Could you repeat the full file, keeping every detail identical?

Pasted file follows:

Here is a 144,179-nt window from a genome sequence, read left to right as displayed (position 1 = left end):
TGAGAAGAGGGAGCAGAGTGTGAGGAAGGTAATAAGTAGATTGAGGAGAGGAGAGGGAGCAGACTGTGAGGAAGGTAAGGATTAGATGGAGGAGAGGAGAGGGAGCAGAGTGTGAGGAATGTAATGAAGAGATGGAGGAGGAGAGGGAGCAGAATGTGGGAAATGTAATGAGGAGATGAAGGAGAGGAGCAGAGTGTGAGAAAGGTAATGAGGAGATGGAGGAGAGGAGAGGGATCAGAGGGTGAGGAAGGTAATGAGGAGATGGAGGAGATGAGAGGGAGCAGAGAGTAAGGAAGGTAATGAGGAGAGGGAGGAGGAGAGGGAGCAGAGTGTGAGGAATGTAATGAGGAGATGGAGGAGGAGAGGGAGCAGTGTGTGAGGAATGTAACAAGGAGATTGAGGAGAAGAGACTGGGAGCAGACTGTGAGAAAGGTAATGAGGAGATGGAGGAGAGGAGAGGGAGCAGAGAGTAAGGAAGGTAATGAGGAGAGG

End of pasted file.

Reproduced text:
Here is a 144,179-nt window from a genome sequence, read left to right as displayed (position 1 = left end):
TGAGAAGAGGGAGCAGAGTGTGAGGAAGGTAATAAGTAGATTGAGGAGAGGAGAGGGAGCAGACTGTGAGGAAGGTAAGGATTAGATGGAGGAGAGGAGAGGGAGCAGAGTGTGAGGAATGTAATGAAGAGATGGAGGAGGAGAGGGAGCAGAATGTGGGAAATGTAATGAGGAGATGAAGGAGAGGAGCAGAGTGTGAGAAAGGTAATGAGGAGATGGAGGAGAGGAGAGGGATCAGAGGGTGAGGAAGGTAATGAGGAGATGGAGGAGATGAGAGGGAGCAGAGAGTAAGGAAGGTAATGAGGAGAGGGAGGAGGAGAGGGAGCAGAGTGTGAGGAATGTAATGAGGAGATGGAGGAGGAGAGGGAGCAGTGTGTGAGGAATGTAACAAGGAGATTGAGGAGAAGAGACTGGGAGCAGACTGTGAGAAAGGTAATGAGGAGATGGAGGAGAGGAGAGGGAGCAGAGAGTAAGGAAGGTAATGAGGAGAGG